The extras are what really make this release an essential one for Franco fans. Things start off with a commentary track featuring actress Maria Rohm and moderator David Del Valle. This is a pretty interesting track as Del Valle knows his stuff and is able to keep Rohm, who was married to producer Harry Alan Towers, engaged throughout. The two have a good vibe going as she shares some stories about her late husband’s work in the film industry, her thoughts on Stoker’s source material as well as on Franco and his relationship with Towers, her experiences on set and her thoughts on the cast of the picture (including some interesting stories about Kinski, as you’d expect!).

    Also on hand is Pere Portabella’s Cuadecuc, Vampir, a sixty-six minute experimental film that the director shot in black and white and almost entirely without sound on the set of the Count Dracula as Franco was making it. It’s an interesting assemblage of footage set to strange ambient music and effects and it’s a very bizarre hybrid of sorts in that it serves as an art project and a behind the scenes documentary at the same time. Most of the cast show up here, aside from Kinski, and there’s a wealth of fantastic footage of the actors and the crew in action, at work, and relaxing. It also ends perfectly (but we won’t spoil that ending here). Severin presents this in HD, which is a nice touch, though the video quality varies from shot to shot depending on what sort of look and tone Portabella seemed to be going for. It’s weird stuff, but an essential inclusion on the disc.

    If that weren’t enough, Severin has included some new interview featurettes, starting with a ten minute segment called A Conversation With Jack Taylor which is exactly what it sounds like. Here the actor talks about his work with Franco on this and other pictures that the man directed, the sexuality in Franco’s pictures, the different cast members he worked with and what his relationship with Franco was like.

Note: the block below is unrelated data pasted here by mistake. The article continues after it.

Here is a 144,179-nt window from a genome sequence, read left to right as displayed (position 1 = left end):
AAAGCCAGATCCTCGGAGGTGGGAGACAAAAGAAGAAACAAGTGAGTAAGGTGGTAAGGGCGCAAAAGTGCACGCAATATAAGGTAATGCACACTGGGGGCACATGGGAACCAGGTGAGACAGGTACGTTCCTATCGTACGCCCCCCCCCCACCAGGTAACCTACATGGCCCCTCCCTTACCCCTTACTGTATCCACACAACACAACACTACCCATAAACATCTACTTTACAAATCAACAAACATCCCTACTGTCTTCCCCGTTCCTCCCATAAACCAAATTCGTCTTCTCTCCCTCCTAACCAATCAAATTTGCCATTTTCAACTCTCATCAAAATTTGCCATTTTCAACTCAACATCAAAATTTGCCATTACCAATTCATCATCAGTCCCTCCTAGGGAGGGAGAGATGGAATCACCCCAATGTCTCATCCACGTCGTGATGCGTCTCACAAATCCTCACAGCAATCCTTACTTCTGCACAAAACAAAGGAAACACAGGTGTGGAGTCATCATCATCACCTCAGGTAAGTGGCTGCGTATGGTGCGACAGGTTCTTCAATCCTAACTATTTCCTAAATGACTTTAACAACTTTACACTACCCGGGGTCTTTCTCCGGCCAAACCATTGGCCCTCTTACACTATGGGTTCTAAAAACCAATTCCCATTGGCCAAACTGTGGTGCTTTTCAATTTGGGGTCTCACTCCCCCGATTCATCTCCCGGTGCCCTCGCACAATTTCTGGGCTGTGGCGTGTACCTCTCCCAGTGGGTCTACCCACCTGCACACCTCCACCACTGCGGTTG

The twenty-six minute Handsome Harker sits down with Fred Williams who talks about how he came to know Franco and be cast in this picture and his thoughts on how life on set went down. He also shares quite a few interesting and/or amusing anecdotes about the different actors and actresses that he was cast alongside in Count Dracula before discussing a few of the other Franco movies he appeared in over the years. Stake Holders: An Appreciation Of Jess Franco’s Count Dracula gets Christophe Gans in front of the camera for seven and a half minutes. Here the director of Brotherhood Of The Wolf and Silent Hill talks about Franco’s work bringing Stoker’s novel to life and his thoughts on the finished product.